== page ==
Other webBikeWorld readers have mentioned this feature also, noted in some correspondence I had regarding the tires. Fast warm-up times are always a good thing, especially in cooler temperatures. This is another marked difference between these tires and the original Pirelli Diablo tires on the Multistrada.
I have been extremely impressed with the Pilot Road 3 tires on the Multistrada 620. I'll add some updates as I pack on the miles (and if it ever rains again). But in the meantime, I can say that the differences have been dramatic, noticeable and definitely for the better.
The bike has gained a more solid feel; the tires have a glue-like stickiness that is also noticeably different from the Pilot Road 2 tires (and a huge difference from the original Pirelli Diablo tires) and much of the "nervous" feel transmitted through the Multistrada 620 is gone, while the precise handling and quick steering remains.
All I can say is if this is progress, bring it on!
wBW Review: Michelin Pilot Road 3 Motorcycle Tires
|Manufacturer: Michelin Motorcycle Tires||List Price: Front: $207.95 - $215.27 (Discounted to ~$126.00). Rear: $256.95 - $320.63 (Discounted to ~$156.00).|
|Sizes: Sportbike and Adventure-Touring standard.||Made In: Spain.|
|Review Date: May 2012
Note: Item was provided by a retailer, distributor or manufacturer with these Terms and Conditions.
|Star Rating (1-5):|
Note: Item was provided by a retailer, distributor or manufacturer with these Terms and Conditions.
Note: For informational use only. All material and photographs are Copyright © webWorld International, LLC since 2000. All rights reserved. See the webBikeWorld© Site Info page. Product specifications, features and details may change or differ from our descriptions. Always check before purchasing. Read the Terms and Conditions!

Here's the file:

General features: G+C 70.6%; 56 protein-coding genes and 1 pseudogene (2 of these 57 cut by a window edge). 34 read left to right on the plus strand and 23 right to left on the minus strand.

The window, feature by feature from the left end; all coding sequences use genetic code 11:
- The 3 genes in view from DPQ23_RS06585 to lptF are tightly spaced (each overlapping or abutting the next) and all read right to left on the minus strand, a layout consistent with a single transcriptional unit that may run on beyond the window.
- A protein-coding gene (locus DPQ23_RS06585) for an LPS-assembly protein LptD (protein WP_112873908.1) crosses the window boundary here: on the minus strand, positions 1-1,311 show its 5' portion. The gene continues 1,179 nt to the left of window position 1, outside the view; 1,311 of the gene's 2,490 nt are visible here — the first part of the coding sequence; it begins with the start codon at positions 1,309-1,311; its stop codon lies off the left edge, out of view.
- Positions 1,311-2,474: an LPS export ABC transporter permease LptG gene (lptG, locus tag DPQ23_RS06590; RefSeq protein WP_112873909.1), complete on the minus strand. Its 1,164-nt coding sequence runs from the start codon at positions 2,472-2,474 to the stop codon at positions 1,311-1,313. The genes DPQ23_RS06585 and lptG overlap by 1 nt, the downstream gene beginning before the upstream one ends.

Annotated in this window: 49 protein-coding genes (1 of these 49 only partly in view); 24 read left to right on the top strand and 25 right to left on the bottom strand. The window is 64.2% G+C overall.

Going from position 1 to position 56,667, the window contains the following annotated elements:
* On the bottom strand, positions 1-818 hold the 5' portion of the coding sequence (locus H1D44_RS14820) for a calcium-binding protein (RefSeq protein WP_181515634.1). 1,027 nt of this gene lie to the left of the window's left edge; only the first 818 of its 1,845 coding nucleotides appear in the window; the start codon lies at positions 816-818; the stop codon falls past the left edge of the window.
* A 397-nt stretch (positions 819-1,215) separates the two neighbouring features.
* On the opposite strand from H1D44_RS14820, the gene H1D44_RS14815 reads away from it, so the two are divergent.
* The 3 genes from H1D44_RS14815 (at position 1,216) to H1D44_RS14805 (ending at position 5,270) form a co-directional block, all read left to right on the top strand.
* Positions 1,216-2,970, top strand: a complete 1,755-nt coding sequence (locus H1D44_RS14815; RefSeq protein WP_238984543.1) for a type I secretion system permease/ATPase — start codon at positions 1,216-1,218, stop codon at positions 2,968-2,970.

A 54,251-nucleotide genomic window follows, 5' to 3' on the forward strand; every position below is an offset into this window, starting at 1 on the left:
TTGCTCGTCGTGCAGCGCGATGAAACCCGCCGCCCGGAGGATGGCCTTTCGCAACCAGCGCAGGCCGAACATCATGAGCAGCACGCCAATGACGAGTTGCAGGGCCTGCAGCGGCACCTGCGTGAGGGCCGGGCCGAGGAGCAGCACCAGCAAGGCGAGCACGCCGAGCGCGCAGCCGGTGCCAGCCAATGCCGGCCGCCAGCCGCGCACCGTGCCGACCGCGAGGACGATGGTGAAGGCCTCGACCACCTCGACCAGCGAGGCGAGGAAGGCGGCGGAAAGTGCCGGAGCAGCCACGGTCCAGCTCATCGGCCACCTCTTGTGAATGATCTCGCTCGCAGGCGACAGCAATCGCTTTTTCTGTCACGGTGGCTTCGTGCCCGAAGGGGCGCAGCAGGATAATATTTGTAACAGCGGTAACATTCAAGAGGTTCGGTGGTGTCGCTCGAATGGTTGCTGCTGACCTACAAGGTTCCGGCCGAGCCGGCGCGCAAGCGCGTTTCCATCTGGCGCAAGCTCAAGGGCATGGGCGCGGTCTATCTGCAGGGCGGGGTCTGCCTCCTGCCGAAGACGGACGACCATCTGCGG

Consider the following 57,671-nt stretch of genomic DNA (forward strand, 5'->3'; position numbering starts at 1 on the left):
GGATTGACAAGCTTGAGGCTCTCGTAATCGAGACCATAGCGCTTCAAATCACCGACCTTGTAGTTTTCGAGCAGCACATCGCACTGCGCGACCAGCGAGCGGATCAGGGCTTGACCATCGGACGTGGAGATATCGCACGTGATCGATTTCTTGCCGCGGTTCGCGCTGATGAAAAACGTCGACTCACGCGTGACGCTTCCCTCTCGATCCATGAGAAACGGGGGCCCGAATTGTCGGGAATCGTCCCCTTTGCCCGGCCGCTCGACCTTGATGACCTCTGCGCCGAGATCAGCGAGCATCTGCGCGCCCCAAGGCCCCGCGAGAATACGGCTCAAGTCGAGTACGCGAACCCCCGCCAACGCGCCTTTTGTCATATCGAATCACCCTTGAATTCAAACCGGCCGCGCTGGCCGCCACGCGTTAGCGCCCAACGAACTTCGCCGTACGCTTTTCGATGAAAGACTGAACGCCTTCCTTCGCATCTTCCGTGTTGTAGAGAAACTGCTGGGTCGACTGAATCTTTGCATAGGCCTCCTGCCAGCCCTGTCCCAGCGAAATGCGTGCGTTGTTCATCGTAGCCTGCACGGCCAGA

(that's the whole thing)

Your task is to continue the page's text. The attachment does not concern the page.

From "I." (July 2013): "Now on my 3rd set of PR3s (after 2 or 3 sets of PR2s) on a GSX1400. Very happy with the performance wet and dry (daily ride, all weather) and wear -- got 25,000 kms out of the last set!! Quick warm up and high grip levels inspire confidence, particularly in the front end.
Cannot agree though on the comments re. the mould release compound -- I've found the PR3s to be as bad (if not worse than the PR2s) in this respect when brand new, doesn't last more than around 100 kms though.
Also find I need to keep the pressure up around 40 psi to prevent scalloping of the front tyre; running around 38psi on the rear."
From "C.K." (October 2012): "My 2009 BMW R1200RT came with Metzeler tires on it, and from the beginning these tires seemed to ride rougher, and be a little "squirrelly" (in the) twisties. I replaced the Metzelers with Pilot Road 3s, and what a difference! The ride is much smoother, and the handling much more precise.
The tires just turned over 9,000 miles and still have some miles left on the tread. No question that another I'll get another set of PR 3s."
From "T.S." (May 2012): "I just started riding 3 years ago after a 35 year hiatus. And am enjoying much more. Anyway, I bought a BMW R850R (18k miles) that had Metzeler tires. I put about 7k on the bike before I noticed the treads had some cracks in them. So for safety sake i decided to purchase a new set which were the Pilot Road 3s. Just pure luck for me.
From the very start there was a noticeable difference. The bike just wanted to eat up twisties. I felt glued to the road. This was the story on all road conditions, especially in the rain, I felt like I was on dry road. Very nice indeedÖ
The story goes on. I came across a 2001 R1100R (12k), while looking for a touring bike. It was beautiful, with low miles and short money, so i bought it with the idea to sell the 850, which I did...but not for 5 months.
rode both bikes and found that the 850 rode/handled better. The 1100 had Metzeler tires with about the same mileage as the Pilot Road 3s on the 850. There are some differences in the bikes but there are more similarities -- basically the same naked bike.